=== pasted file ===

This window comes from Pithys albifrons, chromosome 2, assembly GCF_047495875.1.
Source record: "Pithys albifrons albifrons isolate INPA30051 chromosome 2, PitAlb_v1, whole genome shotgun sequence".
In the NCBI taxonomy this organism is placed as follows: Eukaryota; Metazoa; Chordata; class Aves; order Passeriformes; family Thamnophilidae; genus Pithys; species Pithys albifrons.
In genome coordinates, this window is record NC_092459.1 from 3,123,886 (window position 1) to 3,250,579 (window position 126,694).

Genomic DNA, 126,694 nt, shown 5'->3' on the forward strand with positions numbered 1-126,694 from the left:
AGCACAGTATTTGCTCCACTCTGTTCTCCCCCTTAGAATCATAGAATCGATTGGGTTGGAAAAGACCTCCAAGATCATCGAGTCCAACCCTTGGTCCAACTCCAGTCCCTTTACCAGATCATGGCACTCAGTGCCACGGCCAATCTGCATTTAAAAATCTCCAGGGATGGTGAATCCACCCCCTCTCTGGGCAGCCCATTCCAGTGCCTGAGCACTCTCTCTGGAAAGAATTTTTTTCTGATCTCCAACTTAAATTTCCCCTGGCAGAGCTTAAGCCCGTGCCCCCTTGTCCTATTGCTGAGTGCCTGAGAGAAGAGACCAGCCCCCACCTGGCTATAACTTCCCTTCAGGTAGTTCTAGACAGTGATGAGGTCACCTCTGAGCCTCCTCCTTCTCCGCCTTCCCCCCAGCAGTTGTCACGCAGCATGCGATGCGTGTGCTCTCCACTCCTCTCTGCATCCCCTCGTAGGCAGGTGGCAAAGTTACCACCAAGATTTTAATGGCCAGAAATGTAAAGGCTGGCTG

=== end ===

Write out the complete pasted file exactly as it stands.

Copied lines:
This window comes from Pithys albifrons, chromosome 2, assembly GCF_047495875.1.
Source record: "Pithys albifrons albifrons isolate INPA30051 chromosome 2, PitAlb_v1, whole genome shotgun sequence".
In the NCBI taxonomy this organism is placed as follows: Eukaryota; Metazoa; Chordata; class Aves; order Passeriformes; family Thamnophilidae; genus Pithys; species Pithys albifrons.
In genome coordinates, this window is record NC_092459.1 from 3,123,886 (window position 1) to 3,250,579 (window position 126,694).

Genomic DNA, 126,694 nt, shown 5'->3' on the forward strand with positions numbered 1-126,694 from the left:
AGCACAGTATTTGCTCCACTCTGTTCTCCCCCTTAGAATCATAGAATCGATTGGGTTGGAAAAGACCTCCAAGATCATCGAGTCCAACCCTTGGTCCAACTCCAGTCCCTTTACCAGATCATGGCACTCAGTGCCACGGCCAATCTGCATTTAAAAATCTCCAGGGATGGTGAATCCACCCCCTCTCTGGGCAGCCCATTCCAGTGCCTGAGCACTCTCTCTGGAAAGAATTTTTTTCTGATCTCCAACTTAAATTTCCCCTGGCAGAGCTTAAGCCCGTGCCCCCTTGTCCTATTGCTGAGTGCCTGAGAGAAGAGACCAGCCCCCACCTGGCTATAACTTCCCTTCAGGTAGTTCTAGACAGTGATGAGGTCACCTCTGAGCCTCCTCCTTCTCCGCCTTCCCCCCAGCAGTTGTCACGCAGCATGCGATGCGTGTGCTCTCCACTCCTCTCTGCATCCCCTCGTAGGCAGGTGGCAAAGTTACCACCAAGATTTTAATGGCCAGAAATGTAAAGGCTGGCTG